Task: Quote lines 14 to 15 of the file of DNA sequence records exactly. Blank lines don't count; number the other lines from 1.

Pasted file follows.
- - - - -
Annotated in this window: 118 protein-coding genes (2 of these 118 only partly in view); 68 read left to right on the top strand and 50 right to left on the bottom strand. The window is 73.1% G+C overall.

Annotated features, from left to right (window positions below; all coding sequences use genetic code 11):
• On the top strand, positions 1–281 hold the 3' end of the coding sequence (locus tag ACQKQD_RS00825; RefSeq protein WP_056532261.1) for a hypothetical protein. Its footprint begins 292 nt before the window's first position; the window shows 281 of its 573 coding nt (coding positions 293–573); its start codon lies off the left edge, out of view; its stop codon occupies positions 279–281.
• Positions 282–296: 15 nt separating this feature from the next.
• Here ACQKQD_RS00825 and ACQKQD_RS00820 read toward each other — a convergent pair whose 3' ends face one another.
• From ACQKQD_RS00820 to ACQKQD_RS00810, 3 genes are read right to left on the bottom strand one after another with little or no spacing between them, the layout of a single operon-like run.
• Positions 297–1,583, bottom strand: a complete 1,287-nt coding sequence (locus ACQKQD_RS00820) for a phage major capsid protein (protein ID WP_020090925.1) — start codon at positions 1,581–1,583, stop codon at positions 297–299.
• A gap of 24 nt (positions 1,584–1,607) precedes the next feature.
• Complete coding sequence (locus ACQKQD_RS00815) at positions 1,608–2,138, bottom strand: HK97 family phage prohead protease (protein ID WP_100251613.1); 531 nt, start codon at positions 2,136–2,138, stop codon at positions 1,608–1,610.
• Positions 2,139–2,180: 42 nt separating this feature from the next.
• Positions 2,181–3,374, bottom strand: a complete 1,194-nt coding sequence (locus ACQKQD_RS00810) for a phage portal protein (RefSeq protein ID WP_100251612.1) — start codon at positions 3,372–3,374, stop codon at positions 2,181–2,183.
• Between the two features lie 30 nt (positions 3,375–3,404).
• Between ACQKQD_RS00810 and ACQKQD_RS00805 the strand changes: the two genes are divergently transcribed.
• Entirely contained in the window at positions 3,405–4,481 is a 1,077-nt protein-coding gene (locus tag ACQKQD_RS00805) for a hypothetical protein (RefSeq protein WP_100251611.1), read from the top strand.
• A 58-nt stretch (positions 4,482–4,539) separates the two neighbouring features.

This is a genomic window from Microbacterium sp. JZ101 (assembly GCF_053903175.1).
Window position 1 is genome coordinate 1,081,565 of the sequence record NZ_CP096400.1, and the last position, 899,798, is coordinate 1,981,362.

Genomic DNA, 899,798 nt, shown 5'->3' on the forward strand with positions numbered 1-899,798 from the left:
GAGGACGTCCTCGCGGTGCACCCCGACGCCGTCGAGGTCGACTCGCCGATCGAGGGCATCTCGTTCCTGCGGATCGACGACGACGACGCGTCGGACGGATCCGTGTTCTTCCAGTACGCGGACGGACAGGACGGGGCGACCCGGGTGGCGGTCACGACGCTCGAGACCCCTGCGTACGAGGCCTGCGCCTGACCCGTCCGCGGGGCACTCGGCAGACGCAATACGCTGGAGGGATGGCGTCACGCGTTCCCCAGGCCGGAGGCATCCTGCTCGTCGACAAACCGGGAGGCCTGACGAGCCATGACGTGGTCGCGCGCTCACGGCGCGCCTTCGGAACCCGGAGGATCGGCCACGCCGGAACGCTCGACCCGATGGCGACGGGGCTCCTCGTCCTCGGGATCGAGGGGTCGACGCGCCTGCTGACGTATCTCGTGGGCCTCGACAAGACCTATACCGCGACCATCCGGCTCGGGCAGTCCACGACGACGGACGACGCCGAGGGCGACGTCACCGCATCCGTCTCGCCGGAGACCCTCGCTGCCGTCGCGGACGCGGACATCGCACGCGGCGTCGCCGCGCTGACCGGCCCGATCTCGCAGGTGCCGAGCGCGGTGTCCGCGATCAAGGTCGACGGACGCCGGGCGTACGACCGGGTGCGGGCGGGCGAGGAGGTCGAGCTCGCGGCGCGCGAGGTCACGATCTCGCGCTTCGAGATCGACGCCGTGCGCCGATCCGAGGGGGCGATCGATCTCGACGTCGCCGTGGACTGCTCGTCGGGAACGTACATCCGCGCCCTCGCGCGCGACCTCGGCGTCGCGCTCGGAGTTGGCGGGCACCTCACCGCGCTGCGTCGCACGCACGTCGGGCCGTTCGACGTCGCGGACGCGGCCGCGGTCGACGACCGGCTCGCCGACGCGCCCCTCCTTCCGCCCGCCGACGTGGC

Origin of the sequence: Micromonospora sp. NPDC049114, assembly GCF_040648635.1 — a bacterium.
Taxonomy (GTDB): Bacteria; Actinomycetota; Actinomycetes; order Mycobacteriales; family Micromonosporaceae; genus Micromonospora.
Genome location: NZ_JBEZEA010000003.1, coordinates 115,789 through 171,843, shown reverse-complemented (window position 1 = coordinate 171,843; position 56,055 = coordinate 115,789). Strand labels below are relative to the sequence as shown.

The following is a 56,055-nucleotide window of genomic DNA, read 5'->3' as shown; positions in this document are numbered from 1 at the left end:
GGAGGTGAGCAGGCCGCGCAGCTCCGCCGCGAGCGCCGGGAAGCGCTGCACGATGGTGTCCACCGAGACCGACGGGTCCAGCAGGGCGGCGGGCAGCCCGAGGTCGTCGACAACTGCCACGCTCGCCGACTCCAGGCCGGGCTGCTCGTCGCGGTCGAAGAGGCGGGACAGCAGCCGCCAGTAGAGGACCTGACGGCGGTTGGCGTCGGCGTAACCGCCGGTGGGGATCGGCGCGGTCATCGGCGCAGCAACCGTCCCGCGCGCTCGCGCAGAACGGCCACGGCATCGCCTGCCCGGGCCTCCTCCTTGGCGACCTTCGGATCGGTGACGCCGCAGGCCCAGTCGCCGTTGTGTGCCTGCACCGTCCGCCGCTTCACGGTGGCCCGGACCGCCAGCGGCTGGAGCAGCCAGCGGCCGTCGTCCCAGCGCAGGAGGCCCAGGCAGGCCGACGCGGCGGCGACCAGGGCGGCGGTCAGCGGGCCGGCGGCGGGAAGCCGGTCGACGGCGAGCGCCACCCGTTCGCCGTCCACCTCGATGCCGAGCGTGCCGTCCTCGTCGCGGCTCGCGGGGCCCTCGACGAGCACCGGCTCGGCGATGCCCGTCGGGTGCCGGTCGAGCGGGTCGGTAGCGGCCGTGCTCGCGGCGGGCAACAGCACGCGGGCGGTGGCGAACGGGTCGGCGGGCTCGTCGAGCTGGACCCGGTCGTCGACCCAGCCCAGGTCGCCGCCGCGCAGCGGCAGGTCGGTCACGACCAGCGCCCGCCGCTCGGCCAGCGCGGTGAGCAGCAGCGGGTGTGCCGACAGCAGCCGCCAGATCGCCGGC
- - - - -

• Entirely contained in the window at positions 3,405–4,481 is a 1,077-nt protein-coding gene (locus tag ACQKQD_RS00805) for a hypothetical protein (RefSeq protein WP_100251611.1), read from the top strand.
• A 58-nt stretch (positions 4,482–4,539) separates the two neighbouring features.